And so I had to feel. I had to feel what lay dead and distant inside of me for years. I had to speak my own truth, out loud, to myself, to others, to God. It felt so wrong and disobedient and unsettling to feel angry and resentful and sad, to wish I knew my birthparents, to feel unforgiveness towards my birthparents, to wish that I hadn’t needed to be adopted. Yet, I hated myself for not loving myself, for not accepting my story, for allowing shame to veil me. I heard over and over again, “It was God’s plan for you to be a part of our family,” and “Just think what your life would have been like if you had stayed in Korea,” and “God has a purpose in all of this for you.” Those sentences messed with me. Unknowingly for a long time, but as I grew older, something in me didn’t feel right when people said those things to me. Parents – these phrases might all be true, but speaking truth before acknowledging the pain will only force your child to be somewhere, someone, he or she is not.
SIDE NOTE: Maybe instead of saying, “It was God’s plan for you to be in our family,” you could say, “We know it makes God’s heart so sad to know that your parents weren’t able to take care of you (or died or made the choice to leave you or weren’t able to parent you or made choices that hurt you or chose the plan of adoption – whatever language you decide).” And then, “And at the same time, we know it makes God’s heart so happy that you get to be a part of our family.” Pain and joy – they always exist together.
And so when you hear that adoptees hold this belief that we should feel grateful for having been adopted, you (hopefully) can understand why we feel influenced to feel this way. When the missing story or awful story or just plain hard story – the past – gets pushed aside and the focus becomes about the present, about the “forever family,” about what we have NOW, the gratitude feels forced. It’s like our past exists only as pieces of information to compare our current life to rather than a story to be told. And for many years, this was true. This is what parents were taught about our beginnings – that it happened, that it’s over. But our past – the time before we joined your family – is part of our story, part of our lives. It shaped us, our insides – the way we relate, the way we connect, the way we trust, the way we love, the way we see us and you and God. However mysteriously it happens, I believe that our brains get wired to begin believing the lie that who we are is not OK. This lie can turn more specifically into either, “I am too much” or “I am not enough.” And when we don’t believe that who we are is good, that feels badly. That’s painful. And like I wrote about in Part 1, when we feel pain, we have a choice: we can FLEE the pain or we can FEEL the pain.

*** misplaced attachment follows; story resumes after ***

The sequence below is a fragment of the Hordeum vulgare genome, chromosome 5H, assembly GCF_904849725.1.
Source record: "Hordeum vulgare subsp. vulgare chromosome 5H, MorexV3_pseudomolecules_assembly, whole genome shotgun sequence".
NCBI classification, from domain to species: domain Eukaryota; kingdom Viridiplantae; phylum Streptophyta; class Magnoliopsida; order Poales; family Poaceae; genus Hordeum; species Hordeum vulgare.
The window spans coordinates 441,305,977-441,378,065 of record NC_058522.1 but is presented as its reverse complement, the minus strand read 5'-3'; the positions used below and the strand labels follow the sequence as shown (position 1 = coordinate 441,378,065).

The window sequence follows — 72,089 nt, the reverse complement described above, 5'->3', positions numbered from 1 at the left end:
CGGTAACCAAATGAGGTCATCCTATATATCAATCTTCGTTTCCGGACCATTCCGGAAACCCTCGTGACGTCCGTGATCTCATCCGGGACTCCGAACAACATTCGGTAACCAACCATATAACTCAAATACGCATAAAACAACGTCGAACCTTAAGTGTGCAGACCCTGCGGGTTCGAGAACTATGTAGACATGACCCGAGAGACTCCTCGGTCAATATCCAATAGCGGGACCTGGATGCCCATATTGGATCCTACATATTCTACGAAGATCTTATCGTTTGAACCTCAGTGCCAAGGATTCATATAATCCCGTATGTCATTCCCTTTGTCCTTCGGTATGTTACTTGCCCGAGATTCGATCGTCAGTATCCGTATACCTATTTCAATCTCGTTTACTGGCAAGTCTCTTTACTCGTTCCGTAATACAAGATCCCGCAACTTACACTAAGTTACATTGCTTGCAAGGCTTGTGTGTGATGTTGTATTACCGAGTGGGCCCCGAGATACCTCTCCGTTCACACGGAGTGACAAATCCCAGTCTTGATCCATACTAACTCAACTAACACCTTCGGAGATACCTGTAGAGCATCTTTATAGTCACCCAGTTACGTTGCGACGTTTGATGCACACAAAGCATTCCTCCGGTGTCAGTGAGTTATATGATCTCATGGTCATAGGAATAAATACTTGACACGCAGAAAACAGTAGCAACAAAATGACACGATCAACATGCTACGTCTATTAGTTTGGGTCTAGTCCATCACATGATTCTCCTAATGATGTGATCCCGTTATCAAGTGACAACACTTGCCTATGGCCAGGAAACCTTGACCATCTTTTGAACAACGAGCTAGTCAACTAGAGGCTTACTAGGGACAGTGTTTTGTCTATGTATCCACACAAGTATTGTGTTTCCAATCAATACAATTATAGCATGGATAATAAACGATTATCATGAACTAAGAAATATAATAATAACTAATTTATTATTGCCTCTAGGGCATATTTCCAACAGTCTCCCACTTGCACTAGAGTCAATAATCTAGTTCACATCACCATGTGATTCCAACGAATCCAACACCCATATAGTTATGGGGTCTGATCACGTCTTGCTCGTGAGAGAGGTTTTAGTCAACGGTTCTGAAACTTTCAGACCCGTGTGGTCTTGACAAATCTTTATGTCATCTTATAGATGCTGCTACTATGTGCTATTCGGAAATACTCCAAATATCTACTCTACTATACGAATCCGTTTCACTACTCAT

I’ll be honest, fleeing feels WAY better. It makes you feel better about yourself. Well, in a deceptive sort of way. But the way you stroll through life gives off the sense that you have something to prove – that you’re smart enough, rich enough, funny enough, strong enough, cool enough, pretty enough, good enough. You get it. Some try to make people tell them that they’re OK. Others try to convince people that they’re OK. There’s something deep inside us all that yearns to know that we’re enough. That’s part of the impact of “the fall.” And after awhile, what we’re doing seems futile. It doesn’t give the return that we’re hoping for. And at the end of the day, when we lay our head down on our pillow, that sense of peace that we all want, just isn’t there. The striving get’s so tiring, and in time, will take it’s toll – sometimes within your marriage, sometimes your job, sometimes your children, sometimes your body. Spending all that energy proving to the world that you’re somebody because you believe you’re nobody is going to bite you in the butt. I’ll say it a little nicer: it’s going to cost you something. Maybe that’s a relationship or job or respect or money, or maybe even your own soul. And no soul is worth losing.
Fleeing will always lead you to a dead end.
But if you choose to FEEL, you’ll find more of you. And that comes with a cost, too. If you choose to enter the heart spaces, you choose vulnerability. And, unfortunately, not everyone has the ability or maturity to handle or hold the heart spaces with you. Let’s face it, it’s not easy to cry, especially with others. And for some, it’s just as difficult to feel and show anger. It feels so wrong. And what about shame? Who wants to admit that they think they suck, that they’re bad, that there’s something wrong with them? There are few people who will be willing to navigate through all of us with you which is not about you, it’s about them – their inability, their insecurity, their lack of practice with vulnerability, their belief that brokenness needs to be buried. (Finding safe people is hard and takes time, but critical to the process.)